Just a short post to share something I’ve been working on that mightily pleases the Kerbal Space Program player in me. In testing Orbital Express, it became clear that having three controls (compass direction, inclination, and launch speed) is too much for beginning players. So I decided to simplify the first two levels:
- Level 1: Only worry about compass direction; inclination and speed are automatic.
- Level 2: You now need to set speed as well; inclination is still automatic.
- Level 3: All controls are active.
However, now I had to figure out what “automatic” means. Of course the autopilot tries to get you as close to your target as possible. So I needed some way to convert the target distance back to the launch speed. Elevation can be kept fixed, because 45 degrees is pretty close to optimal.
The game computes rocket trajectories by just a simple “forward Euler” method, because I was too lazy to figure out the exact math for computing the orbit analytically. I had a look at that math again now, but it was still difficult, and I couldn’t figure out at a glance whether what I wanted was even possible analytically.
So back to a more braindead method: just launch at various speeds, see how far you get, and note the values in an array. When you need to compute a launch speed, do a linear interpolation between the two closest values in the array, and it should be pretty nearly optimal. This is what I’m implementing right now.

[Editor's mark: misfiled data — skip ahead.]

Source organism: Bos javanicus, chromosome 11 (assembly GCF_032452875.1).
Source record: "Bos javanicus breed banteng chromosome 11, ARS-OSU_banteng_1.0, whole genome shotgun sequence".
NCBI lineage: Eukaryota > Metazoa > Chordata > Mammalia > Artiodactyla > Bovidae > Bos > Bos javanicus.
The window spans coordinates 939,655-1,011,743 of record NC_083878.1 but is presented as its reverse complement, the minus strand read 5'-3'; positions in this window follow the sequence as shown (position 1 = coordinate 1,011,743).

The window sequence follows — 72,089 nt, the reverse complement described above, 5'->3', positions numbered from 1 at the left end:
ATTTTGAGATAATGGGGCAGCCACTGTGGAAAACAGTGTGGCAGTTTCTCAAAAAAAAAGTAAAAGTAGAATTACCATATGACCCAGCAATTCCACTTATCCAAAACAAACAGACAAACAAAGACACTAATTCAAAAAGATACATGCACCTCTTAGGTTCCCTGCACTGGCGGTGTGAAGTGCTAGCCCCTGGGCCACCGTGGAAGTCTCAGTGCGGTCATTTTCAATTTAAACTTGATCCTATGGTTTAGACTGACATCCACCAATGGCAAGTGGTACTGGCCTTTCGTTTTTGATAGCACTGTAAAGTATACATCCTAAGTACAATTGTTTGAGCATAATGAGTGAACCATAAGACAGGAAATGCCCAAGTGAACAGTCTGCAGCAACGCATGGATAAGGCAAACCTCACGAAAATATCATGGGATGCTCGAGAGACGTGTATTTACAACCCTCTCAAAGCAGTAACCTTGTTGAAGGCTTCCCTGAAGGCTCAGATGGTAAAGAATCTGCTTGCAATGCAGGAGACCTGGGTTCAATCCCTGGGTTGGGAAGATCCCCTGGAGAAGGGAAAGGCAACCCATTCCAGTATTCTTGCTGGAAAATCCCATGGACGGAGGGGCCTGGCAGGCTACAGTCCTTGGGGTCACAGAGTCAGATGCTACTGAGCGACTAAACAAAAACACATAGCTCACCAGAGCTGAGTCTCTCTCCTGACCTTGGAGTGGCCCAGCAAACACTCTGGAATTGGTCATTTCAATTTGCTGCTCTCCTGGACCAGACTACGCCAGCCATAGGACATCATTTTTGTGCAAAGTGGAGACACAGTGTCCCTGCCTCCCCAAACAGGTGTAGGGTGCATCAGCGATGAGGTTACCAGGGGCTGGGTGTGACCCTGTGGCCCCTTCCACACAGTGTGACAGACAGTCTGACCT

As a side effect, I also plotted the distance as a function of speed and inclination, courtesy of some hacky Java code, a CSV file and some Python, numpy and matplotlib:
Launch speed is on the left-to-right axis, ranging from 0 to 90% of escape velocity. (Escaping Earth’s gravity leads to an infinite loop in the code, so I had to have some safety margin.) Inclination in degrees above the horizon is on the front-to-back axis. The height of the surface represents the distance travelled in kilometres.
The “ridge” here is interesting. That represents the distance to a point exactly opposite from you on the globe. The “valley” behind it represents circling back to almost where you came from, essentially shooting yourself in the behind.
It is also clear that the optimal launch inclination is not 45 degrees at all. The higher the launch speed, the flatter the trajectory needs to be in order to maximize distance (except beyond the ridge, where more distance travelled is less distance achieved). This makes sense because launching more horizontally will let you work more with the Earth’s gravity, instead of against it.
This doesn’t really matter for the first two levels (where all cities are close by), but it can make for an interesting challenge in later levels: the player could get a “frugality bonus” if they manage to hit the target with somewhere near the lowest possible launch speed. Something to think about.